Louisville’s urban core was once an incredibly dense area. In the era of Urban Renewal, when large swaths of the city were razed en masse, though, much of the old city was lost. Take, for example, the area roughly bounded by Sixth or Seventh Streets, Market Street, Broadway, and 14th Street. The view above is one small slice taken from a panoramic view looking south from the top of the Snead Manufacturing plant, now known as the Glassworks on West Market Street.
That view was taken in 1906. Today, it’s a much different scene. The area in the photograph was literally decimated in the 20th century, and only a handful of structures still remain. Off in the distance you can see Union Station and the L & N building (before it was enlarged). Besides those landmarks, only a half-dozen or so churches and other buildings remain. It’s even more devastating when you take a look at the full panorama after the click.
We went to the top of the Glassworks building this summer to recreate the view 103 years later. Today, the area is dominated by surface level parking structures, two high rise apartment buildings, the Beecher Terrace housing project and several other 20th century buildings. The new ZirMed Towers also dominate the view from the Glassworks.
It becomes painfully apparent just what was lost: an incredibly fine urban fabric easily comparable to the French Quarter in New Orleans. In Louisville, though, such a scene was deemed a slum and slated for clearance. In it’s heyday, the area around Sixth and Muhammad Ali Boulevard (then Walnut Street) was the center of African American life and featured a lively urban vitality.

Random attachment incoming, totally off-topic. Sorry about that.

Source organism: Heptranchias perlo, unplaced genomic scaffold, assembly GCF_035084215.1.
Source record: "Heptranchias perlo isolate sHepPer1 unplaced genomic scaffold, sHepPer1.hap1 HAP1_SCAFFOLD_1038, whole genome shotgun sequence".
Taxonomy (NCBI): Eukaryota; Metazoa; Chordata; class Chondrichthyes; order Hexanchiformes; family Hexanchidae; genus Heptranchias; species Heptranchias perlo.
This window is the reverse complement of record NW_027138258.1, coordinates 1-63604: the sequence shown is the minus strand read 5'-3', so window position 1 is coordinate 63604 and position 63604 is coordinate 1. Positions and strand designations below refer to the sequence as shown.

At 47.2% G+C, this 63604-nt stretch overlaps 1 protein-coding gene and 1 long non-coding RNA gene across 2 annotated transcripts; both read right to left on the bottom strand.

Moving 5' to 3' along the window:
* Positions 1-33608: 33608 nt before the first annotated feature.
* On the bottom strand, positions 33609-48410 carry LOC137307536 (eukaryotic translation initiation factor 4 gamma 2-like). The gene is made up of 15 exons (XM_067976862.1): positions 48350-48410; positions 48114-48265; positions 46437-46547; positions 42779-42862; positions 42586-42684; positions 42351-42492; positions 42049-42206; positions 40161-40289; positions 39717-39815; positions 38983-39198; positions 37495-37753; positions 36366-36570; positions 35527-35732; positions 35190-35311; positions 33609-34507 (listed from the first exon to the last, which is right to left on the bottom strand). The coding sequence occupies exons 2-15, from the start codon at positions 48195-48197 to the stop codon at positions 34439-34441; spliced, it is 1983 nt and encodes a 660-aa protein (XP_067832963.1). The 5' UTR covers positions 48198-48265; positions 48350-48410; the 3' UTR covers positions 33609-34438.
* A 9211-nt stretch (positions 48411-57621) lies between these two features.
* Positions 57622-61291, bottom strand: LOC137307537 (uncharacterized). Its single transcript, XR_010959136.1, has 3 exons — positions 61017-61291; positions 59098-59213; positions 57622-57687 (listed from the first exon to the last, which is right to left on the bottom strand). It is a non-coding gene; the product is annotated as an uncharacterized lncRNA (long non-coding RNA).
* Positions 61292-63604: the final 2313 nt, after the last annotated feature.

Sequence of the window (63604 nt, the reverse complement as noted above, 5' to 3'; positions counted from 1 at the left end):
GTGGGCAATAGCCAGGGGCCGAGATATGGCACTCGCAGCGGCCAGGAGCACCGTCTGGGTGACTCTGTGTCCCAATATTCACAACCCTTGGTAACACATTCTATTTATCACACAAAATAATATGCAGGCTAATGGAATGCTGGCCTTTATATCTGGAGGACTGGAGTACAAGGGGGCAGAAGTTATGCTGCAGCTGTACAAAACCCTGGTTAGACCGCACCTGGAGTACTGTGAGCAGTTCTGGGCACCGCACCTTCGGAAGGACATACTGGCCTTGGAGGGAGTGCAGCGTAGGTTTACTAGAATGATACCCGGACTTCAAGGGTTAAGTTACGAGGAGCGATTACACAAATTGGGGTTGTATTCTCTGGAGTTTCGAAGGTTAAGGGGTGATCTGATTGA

This part of Downtown went on for decades after this photo was taken in 1906 and in that time grand architecture and theaters filled the area. One structure from the 1920s, the 6-story Mammoth Life Building (once home to the Lyric Theater) still sits shrouded in 1960s garb on Muhammad Ali.
Much of the architecture in the 1906 view features simple vernacular design, a hallmark of its day. The clean lines and human proportions of these structures would no doubt have created a fascinating streetscape. After the click, you can take a closer look at all that once existed. Just keep in mind that nearly everything you’re looking at is sitting in a landfill somewhere.
- Mammoth Life Buried Beneath River City Bank (Broken Sidewalk)
Don’t forget to click on the pictures to open up an enlarged view. Because of the steep drop from the old Snead building and it’s lack of a parapet, I couldn’t venture safely to the edge of the roof, but the modern panorama still offers an amazing comparison. Special thanks to City Properties Group for allowing me to take the new panoramas from the roof of the Glassworks building.